The memory interface logic device 42 is connected with the above memory bus 15 b (in particular with the above address, control and data lines 23 a, 23 b, 23 c), and can therefor also—for test purposes—apply corresponding address, control and (useful) data signals to the memory components 2 b, 3 b, 4 b, 5 b, 6 b, 7 b, 8 b, 9 b.

If corresponding pseudo-random test (useful) data signals are used as test (useful) data signals, an LFSR (LFSR=Linear Feedback Shift Register, not shown here) can—corresponding with conventional data buffering components—be provided in the MBIST device 41. The pseudo-random test (useful) data signals generated by the LFSR can—via the above data lines 23 c, and with memory interface logic device 42 connected in series before it—be relayed to the memory components 2 b, 3 b, 4 b, 5 b, 6 b, 7 b, 8 b, 9 b and be stored there as corresponding quasi-random test (useful) data.

This has the advantage that, during the execution of a corresponding module test, a relatively large number of differing frequency components occurs in the test (useful) data signals present on the corresponding data lines 23 c and/or that the test (useful) data signals consist of a relatively broad-band mix of frequencies.

In the present embodiment example—as is more closely described below—an identical and/or similar effect can (alternatively or additionally) inter alia also be achieved during the execution of a corresponding module test for the test address signals relayed via the above address lines 23 a (also with the memory interface logic device 42 connected in series before it) to the memory components 2 b, 3 b, 4 b, 5 b, 6 b, 7 b, 8 b, 9 b:

For this—as shown in FIG. 3—an LFSR device 43 (LFSR=Linear Feedback Shift Register) generating appropriate quasi-random address data and/or pseudo-random address data is provided (which can be correspondingly similarly constructed to conventional LFSRs—used for generating quasi-random test (useful) data—(for instance correspondingly similar to the LFSR provided in the above MBIST device 41 provided where necessary)).

As is apparent from FIG. 4, the LFSR device 43 contains several series-connected memory devices 43 a, 43 b, 43 c, 43 d, 43 e, creating a memory device chain (e.g. more than ten or twenty, here e.g. 32 series-connected memory devices), in which a corresponding binary number (“logic one”, or “logic zero”) can be stored.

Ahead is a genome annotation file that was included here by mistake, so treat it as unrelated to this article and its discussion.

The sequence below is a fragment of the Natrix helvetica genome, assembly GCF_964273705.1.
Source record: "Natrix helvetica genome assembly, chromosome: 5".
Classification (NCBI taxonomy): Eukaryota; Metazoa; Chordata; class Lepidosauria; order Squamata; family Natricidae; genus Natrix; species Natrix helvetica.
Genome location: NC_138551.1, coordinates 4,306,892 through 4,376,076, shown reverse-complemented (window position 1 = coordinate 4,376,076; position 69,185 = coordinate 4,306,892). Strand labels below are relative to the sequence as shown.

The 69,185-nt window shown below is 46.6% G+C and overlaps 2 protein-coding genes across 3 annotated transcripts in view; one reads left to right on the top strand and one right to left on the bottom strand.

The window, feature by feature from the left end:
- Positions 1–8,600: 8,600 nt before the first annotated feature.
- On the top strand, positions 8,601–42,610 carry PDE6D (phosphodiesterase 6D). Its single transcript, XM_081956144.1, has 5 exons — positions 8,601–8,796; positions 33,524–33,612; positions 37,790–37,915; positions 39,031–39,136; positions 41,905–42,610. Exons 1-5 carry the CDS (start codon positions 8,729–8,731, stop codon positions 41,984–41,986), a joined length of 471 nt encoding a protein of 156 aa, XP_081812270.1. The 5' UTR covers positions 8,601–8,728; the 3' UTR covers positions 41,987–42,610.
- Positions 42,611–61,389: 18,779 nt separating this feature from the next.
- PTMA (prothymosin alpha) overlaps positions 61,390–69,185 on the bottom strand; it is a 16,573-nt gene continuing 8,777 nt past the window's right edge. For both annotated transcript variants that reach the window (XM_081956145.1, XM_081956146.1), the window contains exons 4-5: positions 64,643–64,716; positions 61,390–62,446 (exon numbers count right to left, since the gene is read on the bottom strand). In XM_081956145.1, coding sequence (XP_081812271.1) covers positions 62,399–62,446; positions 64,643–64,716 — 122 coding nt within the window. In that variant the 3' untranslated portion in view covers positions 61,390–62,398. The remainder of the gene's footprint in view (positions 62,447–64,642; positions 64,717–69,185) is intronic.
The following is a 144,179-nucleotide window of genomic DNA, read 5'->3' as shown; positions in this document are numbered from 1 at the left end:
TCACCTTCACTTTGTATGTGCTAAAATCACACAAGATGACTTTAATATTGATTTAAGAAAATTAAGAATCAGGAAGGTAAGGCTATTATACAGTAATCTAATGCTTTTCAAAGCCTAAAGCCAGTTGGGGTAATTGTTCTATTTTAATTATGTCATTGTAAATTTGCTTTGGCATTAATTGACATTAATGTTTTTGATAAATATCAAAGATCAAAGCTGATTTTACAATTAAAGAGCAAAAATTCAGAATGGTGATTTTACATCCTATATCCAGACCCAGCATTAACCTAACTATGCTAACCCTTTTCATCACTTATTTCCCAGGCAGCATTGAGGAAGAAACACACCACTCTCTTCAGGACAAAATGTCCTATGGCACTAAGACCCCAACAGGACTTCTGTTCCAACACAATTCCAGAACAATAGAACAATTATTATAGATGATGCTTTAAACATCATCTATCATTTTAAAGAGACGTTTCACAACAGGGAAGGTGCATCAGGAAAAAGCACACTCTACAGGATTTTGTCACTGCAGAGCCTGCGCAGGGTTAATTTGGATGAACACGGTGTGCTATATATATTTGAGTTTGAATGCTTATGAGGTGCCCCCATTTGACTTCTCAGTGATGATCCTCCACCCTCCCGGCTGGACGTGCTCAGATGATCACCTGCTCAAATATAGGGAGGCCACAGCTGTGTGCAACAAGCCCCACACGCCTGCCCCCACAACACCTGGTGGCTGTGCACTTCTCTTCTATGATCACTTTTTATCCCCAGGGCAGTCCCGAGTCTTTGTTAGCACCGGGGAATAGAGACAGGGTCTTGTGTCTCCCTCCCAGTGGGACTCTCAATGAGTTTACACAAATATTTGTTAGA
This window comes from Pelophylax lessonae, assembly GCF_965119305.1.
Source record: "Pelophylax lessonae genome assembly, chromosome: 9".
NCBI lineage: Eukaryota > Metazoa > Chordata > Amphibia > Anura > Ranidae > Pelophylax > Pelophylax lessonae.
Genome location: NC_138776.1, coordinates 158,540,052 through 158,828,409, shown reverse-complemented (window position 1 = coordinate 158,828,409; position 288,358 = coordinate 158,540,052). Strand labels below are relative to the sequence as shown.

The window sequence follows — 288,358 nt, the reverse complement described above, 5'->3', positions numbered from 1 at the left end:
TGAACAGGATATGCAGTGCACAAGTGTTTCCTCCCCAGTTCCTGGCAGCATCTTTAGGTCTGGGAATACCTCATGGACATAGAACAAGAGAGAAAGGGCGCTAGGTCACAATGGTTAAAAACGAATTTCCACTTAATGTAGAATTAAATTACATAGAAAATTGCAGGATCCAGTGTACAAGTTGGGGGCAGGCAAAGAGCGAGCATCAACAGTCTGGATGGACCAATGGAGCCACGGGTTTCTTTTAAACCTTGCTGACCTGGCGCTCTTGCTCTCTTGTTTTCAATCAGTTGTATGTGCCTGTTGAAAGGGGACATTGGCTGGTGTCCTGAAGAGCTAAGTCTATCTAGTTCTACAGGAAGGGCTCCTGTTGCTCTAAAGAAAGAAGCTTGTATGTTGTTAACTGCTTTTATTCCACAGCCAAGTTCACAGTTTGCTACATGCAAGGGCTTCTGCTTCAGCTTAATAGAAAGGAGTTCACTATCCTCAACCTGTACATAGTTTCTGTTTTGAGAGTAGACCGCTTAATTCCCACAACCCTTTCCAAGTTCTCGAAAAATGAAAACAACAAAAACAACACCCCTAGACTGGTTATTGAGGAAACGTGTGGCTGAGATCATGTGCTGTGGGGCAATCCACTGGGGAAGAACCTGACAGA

One memory device 43 d of the memory devices 43 a, 43 b, 43 c, 43 d, 43 e—lying relatively far “back” in the above memory device chain—is connected via a line 44 a with a first input of an XOR member (Exclusive OR member) 45, and a memory device 43 e of the memory devices 43 a, 43 b, 43 c, 43 d, 43 e—lying even further “back” in the above memory device chain in relation to the memory device 43 d—is connected via a line 44 b with a second input of the XOR member 45.

In the case of the LFSR device 43, correspondingly similar to conventional LFSRs, the binary number, which is in each case stored in one particular memory device of the series-connected memory devices 43 a, 43 b, 43 c, 43 d, 43 e, is in each step written into the next memory device 43 d lying one step “back” in the memory device chain, and the binary number emitted by the XOR member 45 via a line 44 c is written into the (first) memory device 43 a.

A first pseudo-random value A can thereby be tapped at several lines 46 a connected with a first group A of memory devices, a second pseudo-random value B can be tapped at lines 46 b connected with a second group B of memory devices, and a third pseudo-random value C at lines 46 b connected with a third group C of memory devices.

The pseudo-random value A that can be tapped at 46 a can exhibit a bandwidth which corresponds with the row-address width of the above memory components 2 b, 3 b, 4 b, 5 b, 6 b, 7 b, 8 b, 9 b. In correspondingly similar fashion the pseudo-random value B that can be tapped at lines 46 b can exhibit a width which corresponds with the column address width of the above memory components 2 b, 3 b, 4 b, 5 b, 6 b, 7 b, 8 b, 9 b, and the pseudo-random value C that can be tapped at lines 46 c a width which corresponds with the bank address width of the above memory components 2 b, 3 b, 4 b, 5 b, 6 b, 7 b, 8 b, 9 b.

The pseudo-random value A that can be tapped at lines 46 a can—as is more clearly illustrated below—be used for controlling corresponding row-address lines of the above address lines 23 a of the memory bus 15 b.

Correspondingly, the pseudo-random value B that can be tapped at the lines 46 b can—as is more clearly illustrated below—be used for controlling corresponding column address lines of the above address lines 23 a of the memory bus 15 b.

In similar fashion—as is more clearly illustrated below—the pseudo-random value B that can be tapped at lines 46 c, can used for controlling corresponding bank address lines of the above address lines 23 a of the memory bus 15 b.

As is further apparent from FIG. 3, the data buffer component 10 b contains a further register 47, as well as several multiplexers 48, 49, 50, an AND member 54 and—correspondingly similar to conventional data buffer components—a row register 51, a column register 52, and a bank register 53.

In terms of FIG. 3 the lines 46 a are connected with corresponding—first—inputs of the AND member 54, and corresponding register output lines 55 of the additional register 47 connected with corresponding—second—inputs of the AND member 54.

The number of register output lines 55 can be the same as the number of lines 46 a (corresponding for instance with the row address width of the above memory components 2 b, 3 b, 4 b, 5 b, 6 b, 7 b, 8 b, 9 b).

If—in a first operating mode of the data buffer component 10 b—only binary “ones” are stored in the additional register, “high logic” signals will in each case be present on all lines of the register output lines 55 of the additional register 47.

This has the effect that signals present on lines 46 a (i.e. the above first pseudo-random value A) are relayed—essentially unchanged—to corresponding lines 56 connected with corresponding outputs of the AND member 54.